The portions are troubling not only for the graphic content, but also for the messages it gives about purity and impurity, and who is afforded full participatory membership in the people of Israel and who is literally outside of the camp. This message resonates extra deeply on today, shabbat itanu, when we focus on inclusion.
With the temple destroyed and tzaraat stricken from most diagnostic guides, many of these prohibitions have little obvious meaning in the present. The mitzvot of purity are ones that many Reform Jews have not taken on, and, indeed, may find on the surface offensive or irrelevant, with their implication that women are unclean or impure for a substantial portion of their lives.
These are parhsiot that focus on marginality and exclusion. In these parshiot, for reasons that we largely reject – accidents of birth, accidents of illness – some among us are separated out. Many of the responses to this aspect of the Torah are beautiful and thought provoking – d’vrei torah that compare the experience people with tzaraat, to those of people with HIV and AIDS and remind us to be compassionate and inclusive, because stigmatization is still with us. Other responses probe the meaning of impurity, and reinterpret the restrictions, arguing they acknowledge, for example, the awesome power of reproduction.
These, however, are not what occurred to me. What occurred to me is an excellent example of why you shouldn’t prepare your taxes and your d’var at the same time. I was struck by fact that, for the required sacrifices after birth, a woman could substitute a turtle dove for a lamb for her burnt offering, alongside the bird required for the sin offering. It looked like an income adjusted sacrifice. In parshiot that seems so exclusive, here was a practical suggestion about making important activities accessible to who all who want or need to take part.
I am not the only one who noticed the option. Rabbi Dalia Marx calls it a Plan B offering, noting that as a more inexpensive altnerative, it was considered an affordable and appropriate sacrifice for women, those with tzaraat and those who have touched a corpse – the marginal, the impure.
She goes on to recall that Rabban Shimon ben Gamliel was also concerned about the affordability of these birds for sacrifice, swearing, when he saw the price increase of a pair of them increase in the first century, “By this Temple, I shall not go to sleep tonight until [a pair of birds is sold] for a dinar!” (K'ritot 1:7). He declared that women could offer sacrifices for multiple births and miscarriages at the same time. The price of the doves fell and women were able to attend to their families without making frequent inconvenient and costly trip to Jersusalem.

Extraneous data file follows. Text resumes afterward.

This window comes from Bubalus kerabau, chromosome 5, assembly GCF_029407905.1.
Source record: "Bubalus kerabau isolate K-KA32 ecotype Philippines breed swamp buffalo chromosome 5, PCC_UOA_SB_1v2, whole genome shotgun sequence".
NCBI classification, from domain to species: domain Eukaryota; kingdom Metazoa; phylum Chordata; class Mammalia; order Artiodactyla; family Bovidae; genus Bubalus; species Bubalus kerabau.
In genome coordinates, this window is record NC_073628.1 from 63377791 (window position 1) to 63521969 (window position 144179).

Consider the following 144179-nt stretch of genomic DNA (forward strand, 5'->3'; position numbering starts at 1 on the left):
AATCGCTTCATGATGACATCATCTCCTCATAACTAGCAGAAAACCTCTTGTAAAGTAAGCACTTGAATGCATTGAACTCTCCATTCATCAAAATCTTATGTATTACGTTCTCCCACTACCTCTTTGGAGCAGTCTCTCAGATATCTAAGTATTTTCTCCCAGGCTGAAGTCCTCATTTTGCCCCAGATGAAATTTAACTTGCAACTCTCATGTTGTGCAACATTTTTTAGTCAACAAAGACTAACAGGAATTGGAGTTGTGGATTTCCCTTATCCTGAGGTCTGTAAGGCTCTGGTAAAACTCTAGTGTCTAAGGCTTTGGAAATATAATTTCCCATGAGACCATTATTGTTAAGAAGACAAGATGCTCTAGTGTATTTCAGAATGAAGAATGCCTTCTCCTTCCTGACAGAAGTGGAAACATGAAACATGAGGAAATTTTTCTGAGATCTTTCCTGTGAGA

I disagree with calling the two dove option Plan B and emphasizing it as sacrifice based on marginality. Calling this option, which was so common markets sprung up to supply it, Plan B suggests that it is less desirable than a lamb, and the sacrifices of able bodied, healthy Israelite men. We need to recognize the flexibility inherent in the original portion, and in the response. When we define choices or differences as less then, we cheat ourselves. There is more than one way to be Jewish. Declaring one way normative or more authentic is at odds with the plurality of Judaisms in our own community and throughout history.
I think we can learn from Rabbi Shimon ben Gamliel’s approach. Sometimes, we need to swear by the temple, to reject what came from Sinai, to make sure our community and our practices are inclusive and allow all those who want to to participate. We need to adapt not only our practices, but our assumptions and our expectations about what being an engaged Jew looks like. As Rabbi Shimon ben Gamliel and the alternative sacrifice itself show us, there is more than one way to get there, even in the midst of what seems like a system built on exclusivity. Different does not mean less and we need to guard against seeing adaptation as weakening.
I hope today, on Shabbat Itanu, and the rest of the year, we are able to think critically about when one pair or doves, instead of many doves or a lamb, will not just do, but do well. After all, if it’s good enough for G-d, it should be good enough for us.